How we change what others think, feel, believe and do
The Need for Acceptance
To be accepted by others, just for being ourselves. To not be rejected or ostracized (which is the opposite of acceptance).
We have a particular need for acceptance by those in authority and those who we want be our friends.
A teacher accepts all of her pupils as learners whatever their history of behaving.
A wife accepts her husband as he is, including all his strange little male foibles. Likewise her husband accepts her ways. They have a good, long-term relationship.
We have a strong tendency to evaluate other people, comparing how they behave against values and consequently judging them good or bad, right or wrong, competent or incompetent. We are more likely to accept people who pass this social test.
The opposite of acceptance is rejection, which is a form of identity destruction. If a person does not pass the tests and evaluations we place on them, we will reject them or socially downgrade them. This can vary in strengths, from simply ignoring them to public criticism and ostracization. Fear of such treatment often drives us harder to seek acceptance.
Some people are better able to accept than others. Those who are highly judgemental easily reject other people. Those who accept many others often have greater compassion, both for others and also for themselves. They forgive and learn rather than blame and reject. (Note that you can accept people while not accepting how they behave.)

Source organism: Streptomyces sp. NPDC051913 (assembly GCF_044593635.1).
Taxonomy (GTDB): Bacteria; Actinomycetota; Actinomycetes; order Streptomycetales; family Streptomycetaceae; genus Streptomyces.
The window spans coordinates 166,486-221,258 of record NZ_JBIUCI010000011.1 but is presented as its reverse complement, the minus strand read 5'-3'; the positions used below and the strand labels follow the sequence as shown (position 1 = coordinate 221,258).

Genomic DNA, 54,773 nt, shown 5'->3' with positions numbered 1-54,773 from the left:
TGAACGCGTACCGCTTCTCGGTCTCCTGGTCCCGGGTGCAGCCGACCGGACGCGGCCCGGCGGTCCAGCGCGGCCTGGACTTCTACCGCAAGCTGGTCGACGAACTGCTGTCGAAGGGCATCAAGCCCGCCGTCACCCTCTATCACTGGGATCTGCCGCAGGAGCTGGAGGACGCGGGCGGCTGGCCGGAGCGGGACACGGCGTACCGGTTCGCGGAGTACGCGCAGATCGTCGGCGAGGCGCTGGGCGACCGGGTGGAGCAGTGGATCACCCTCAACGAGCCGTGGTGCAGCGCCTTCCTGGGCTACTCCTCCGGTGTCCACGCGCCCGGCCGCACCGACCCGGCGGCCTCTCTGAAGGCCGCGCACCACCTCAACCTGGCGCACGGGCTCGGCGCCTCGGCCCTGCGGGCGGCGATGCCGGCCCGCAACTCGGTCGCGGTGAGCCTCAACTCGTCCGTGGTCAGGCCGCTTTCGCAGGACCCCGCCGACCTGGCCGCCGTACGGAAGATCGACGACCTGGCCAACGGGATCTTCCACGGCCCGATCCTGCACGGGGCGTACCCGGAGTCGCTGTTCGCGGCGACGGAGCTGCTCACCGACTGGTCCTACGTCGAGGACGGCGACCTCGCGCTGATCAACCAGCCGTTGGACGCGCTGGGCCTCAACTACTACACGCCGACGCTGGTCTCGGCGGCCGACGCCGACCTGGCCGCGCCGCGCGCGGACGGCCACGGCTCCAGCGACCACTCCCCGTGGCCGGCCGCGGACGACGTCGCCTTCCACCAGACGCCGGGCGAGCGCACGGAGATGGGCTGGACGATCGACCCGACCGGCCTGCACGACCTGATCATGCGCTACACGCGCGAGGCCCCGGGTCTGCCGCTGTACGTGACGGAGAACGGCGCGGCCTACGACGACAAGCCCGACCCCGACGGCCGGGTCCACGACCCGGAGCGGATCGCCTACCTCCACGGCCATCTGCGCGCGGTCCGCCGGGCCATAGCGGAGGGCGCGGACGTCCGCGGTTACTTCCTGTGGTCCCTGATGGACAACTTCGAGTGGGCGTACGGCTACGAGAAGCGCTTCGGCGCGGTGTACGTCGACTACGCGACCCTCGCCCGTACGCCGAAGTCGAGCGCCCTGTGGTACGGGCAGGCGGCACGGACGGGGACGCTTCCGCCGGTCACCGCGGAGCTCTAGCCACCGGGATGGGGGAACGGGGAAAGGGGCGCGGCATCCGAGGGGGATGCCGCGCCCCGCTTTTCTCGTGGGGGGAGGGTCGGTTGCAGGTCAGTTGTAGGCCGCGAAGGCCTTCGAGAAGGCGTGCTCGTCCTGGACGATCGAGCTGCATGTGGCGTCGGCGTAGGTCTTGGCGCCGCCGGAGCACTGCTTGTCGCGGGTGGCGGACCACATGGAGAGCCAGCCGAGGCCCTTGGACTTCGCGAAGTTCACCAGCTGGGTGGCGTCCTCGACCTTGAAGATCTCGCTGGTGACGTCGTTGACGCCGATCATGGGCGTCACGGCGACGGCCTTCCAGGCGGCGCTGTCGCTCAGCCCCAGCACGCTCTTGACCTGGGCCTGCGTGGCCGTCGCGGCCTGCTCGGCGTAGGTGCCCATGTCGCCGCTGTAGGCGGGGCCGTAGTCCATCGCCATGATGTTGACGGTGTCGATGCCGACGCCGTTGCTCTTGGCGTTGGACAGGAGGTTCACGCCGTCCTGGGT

There is a sequence of acknowledgement (recognizing the person), approval (evaluating the person) and acceptance before a person is admitted to a group and so achieve the need for belonging. With further approval they gain respect, esteem and consequent status, in which they gain power and consequent control.
Acceptance is related to liking and we are more likely to forgive our family and friends certain transgressions, although because they are closer, serious breaking of rules can lead to greater anger and rejection.
Use your acceptance of others as a part of changing minds. Acceptance can be a reward for behaving well and rejection a punishment for doing the wrong thing.
If you accept everything about them too easily, you may be seen as too soft or needy, and people will not accept you in return, nor will they value your acceptance.
A very effective way of creating social bonds with others is to always accept the person but accept or reject what they do. This sustains their respect as you do not attack their identity while motivating them to improve how they behave in order to gain acceptance consistency.